Some Americans started getting uneasy around 2007 when they heard rumours about homeowners in trouble over what were called subprime mortgages, a term they’d only recently become familiar with. But many of these so-called experts were blasé about threats to the security of financial institutions.
Jim Cramer, a popular commentator on the financial network CNBC, read a letter from a listener asking, “Should I be worried about Bear Stearns?”
“No! No! No!” shouted Cramer. “Bear Stearns is fine. . . . That’s just being silly.”
Five days later, Bear Stearns, one of the biggest money management companies in the world, folded. It was bought out for two dollars a share, and what followed brought the world economy to the very brink of financial collapse.
In recent years the financial services sector has been shown to give notoriously poor advice. Money managers are making record profits—the cost of intermediation (what it costs to make investments) has gone from an average of 2 per cent to 6 per cent—yet their picks are poor, often falling below the market average. Back in 2012, when the British paper The Observer ran a contest between investment pros and a cat that selected stocks by throwing his toy mouse on a grid of numbers representing different companies, the feline won!
The world has had a lot of experience with false predictions. Experts like these claim to speak truth, but those who put their trust in them can only expect to be disappointed. Perhaps the world needs to listen to fewer experts—and more prophets!
Truth and authority
Jewish scholar Harold Kushner has said that “a prophet is not a man who tells the future; he is a man who tells the truth.”
The biblical prophets spoke with the authority of God behind them, meaning that what they had to say would be, by definition, true. Only occasionally did that mean predicting a future event, such as the rise and fall of empires that Daniel predicted or the end-time events of Revelation.
Human experts, like politicians, military leaders, educators and medical experts, often attempt to speak authoritatively, but they don’t always speak truth. Military and political leaders “prophesied” that World War I would be “the war to end all wars.” Yet how many millions have died in conflicts since then? At the beginning of our third millennium, governments ventured into a Middle Eastern war that was predicted to last weeks but hasn’t ended yet.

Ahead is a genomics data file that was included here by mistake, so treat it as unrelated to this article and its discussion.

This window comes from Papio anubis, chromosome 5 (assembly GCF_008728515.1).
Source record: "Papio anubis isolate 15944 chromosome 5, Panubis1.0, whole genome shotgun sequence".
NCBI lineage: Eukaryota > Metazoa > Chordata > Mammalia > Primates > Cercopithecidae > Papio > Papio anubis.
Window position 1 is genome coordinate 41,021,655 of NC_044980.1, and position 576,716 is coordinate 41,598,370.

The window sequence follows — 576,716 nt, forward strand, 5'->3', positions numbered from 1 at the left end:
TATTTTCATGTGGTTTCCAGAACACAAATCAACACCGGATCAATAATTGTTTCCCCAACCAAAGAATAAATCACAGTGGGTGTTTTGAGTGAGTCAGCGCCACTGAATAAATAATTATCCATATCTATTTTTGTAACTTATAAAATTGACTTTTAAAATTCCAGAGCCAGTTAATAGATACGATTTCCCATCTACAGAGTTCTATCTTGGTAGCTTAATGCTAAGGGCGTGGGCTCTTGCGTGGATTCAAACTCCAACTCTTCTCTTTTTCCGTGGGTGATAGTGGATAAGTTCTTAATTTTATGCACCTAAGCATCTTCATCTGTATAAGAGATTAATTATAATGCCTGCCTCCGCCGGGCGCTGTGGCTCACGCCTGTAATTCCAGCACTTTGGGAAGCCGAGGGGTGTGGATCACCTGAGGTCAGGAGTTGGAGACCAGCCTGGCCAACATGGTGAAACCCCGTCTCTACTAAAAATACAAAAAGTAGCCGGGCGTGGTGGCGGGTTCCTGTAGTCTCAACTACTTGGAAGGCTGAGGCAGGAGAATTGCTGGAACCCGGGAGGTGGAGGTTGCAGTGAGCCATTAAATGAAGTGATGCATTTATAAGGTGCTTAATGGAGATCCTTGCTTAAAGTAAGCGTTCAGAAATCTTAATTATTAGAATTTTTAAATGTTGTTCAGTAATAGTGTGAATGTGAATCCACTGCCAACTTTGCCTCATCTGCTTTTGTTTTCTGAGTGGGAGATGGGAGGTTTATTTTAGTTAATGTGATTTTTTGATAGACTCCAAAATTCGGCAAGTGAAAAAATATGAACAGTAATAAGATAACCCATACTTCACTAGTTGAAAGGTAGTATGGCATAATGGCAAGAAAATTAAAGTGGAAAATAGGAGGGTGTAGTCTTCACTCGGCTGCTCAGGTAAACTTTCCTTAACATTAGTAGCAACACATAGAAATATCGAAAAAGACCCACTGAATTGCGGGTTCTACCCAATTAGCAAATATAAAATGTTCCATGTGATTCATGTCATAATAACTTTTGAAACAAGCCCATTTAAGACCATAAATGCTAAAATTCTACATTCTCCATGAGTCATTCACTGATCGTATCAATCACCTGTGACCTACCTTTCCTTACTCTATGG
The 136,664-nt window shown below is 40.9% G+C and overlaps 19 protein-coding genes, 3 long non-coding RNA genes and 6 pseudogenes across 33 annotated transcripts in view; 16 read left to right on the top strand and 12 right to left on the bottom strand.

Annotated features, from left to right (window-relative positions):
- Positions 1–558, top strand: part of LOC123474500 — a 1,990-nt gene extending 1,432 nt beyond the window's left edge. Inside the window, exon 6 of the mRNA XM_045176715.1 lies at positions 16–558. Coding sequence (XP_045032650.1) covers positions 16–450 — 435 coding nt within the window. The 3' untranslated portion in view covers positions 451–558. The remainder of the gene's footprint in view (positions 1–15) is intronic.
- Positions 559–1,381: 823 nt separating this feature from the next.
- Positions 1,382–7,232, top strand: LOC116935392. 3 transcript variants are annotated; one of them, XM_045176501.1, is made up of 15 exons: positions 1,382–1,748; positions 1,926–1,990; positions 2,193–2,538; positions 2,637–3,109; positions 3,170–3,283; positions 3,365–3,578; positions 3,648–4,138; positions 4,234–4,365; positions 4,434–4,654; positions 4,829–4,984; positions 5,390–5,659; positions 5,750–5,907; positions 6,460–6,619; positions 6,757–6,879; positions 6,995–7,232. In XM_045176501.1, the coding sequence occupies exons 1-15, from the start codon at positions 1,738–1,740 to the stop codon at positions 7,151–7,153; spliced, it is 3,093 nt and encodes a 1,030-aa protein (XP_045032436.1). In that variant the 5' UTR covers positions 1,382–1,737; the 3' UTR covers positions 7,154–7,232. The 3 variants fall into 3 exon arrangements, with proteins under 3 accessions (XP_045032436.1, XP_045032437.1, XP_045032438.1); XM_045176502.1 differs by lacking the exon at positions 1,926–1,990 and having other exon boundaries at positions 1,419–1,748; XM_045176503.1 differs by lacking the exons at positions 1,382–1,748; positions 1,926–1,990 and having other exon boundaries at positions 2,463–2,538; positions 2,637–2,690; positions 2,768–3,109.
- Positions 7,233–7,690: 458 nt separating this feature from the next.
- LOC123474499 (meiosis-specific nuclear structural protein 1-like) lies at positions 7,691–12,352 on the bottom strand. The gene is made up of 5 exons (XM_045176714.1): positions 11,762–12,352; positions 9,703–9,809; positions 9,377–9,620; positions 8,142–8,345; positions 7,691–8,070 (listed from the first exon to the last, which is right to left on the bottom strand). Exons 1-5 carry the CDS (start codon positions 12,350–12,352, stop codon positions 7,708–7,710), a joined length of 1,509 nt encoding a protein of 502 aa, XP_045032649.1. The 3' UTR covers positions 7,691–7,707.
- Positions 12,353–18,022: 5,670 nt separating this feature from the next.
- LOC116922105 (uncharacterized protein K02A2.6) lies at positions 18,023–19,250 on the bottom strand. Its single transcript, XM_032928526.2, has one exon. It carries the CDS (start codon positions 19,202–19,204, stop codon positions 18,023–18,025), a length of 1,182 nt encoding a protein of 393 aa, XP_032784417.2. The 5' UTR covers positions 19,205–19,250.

Even at their best and most sincere, human experts’ abilities are limited. One summer, I was asked to officiate at an outdoor wedding. As the date approached, the forecast was encouraging: a week from now, it said, we’d have a marvellous day, mild and clear. But each day that week the picture worsened, until on the wedding day we were trying to fit the ceremony in between thunderstorms.
Real prophecies aren’t merely forecasts but spiritual truths: prophets speak on God’s behalf about what God has done for us and how to live a life acceptable to Him.
Being a prophet
What makes one a prophet? First, prophets don’t select themselves. They’re assigned to their role by God. But it is, at times, a difficult assignment to carry out, and some, like Jeremiah, didn’t want the job (Jeremiah 1:6). Prophets were sometimes hated, and even in danger. When Elijah condemned corrupt rulers Ahab and Jezebel, they threatened to kill him (1 Kings 19:2).
Second, prophets speak and write in harmony with the truths God has already given. Isaiah said, “To the law and to the testimony! If they do not speak according to this word, it is because there is no light in them” (Isaiah 8:20, NKJV).1 That doesn’t mean that prophets won’t add to established truths. Isaiah predicted the coming of the Messiah, both His birth and His death (Isaiah 7:14; 53:1–12). But he was only giving more information about a plan of salvation that God had already promised through prophets before him.
Third, prophets speak truth. “If what a prophet proclaims in the name of the Lord does not take place or come true, that is a message the Lord has not spoken” (Deuteronomy 18:22). Though not all prophets received predictions of the future from God, those who did, like Daniel’s interpretation of the dream of a great statue (Daniel 2:36–42), were accurate in all their detail. All prophets spoke truth against sin, both personal and collective. The prophet Nathan confronted King David about his adultery with Bathsheba (2 Samuel 12:1–13), and Isaiah rebuked the mistreatment of the poor and neglected (Isaiah 58:6–8).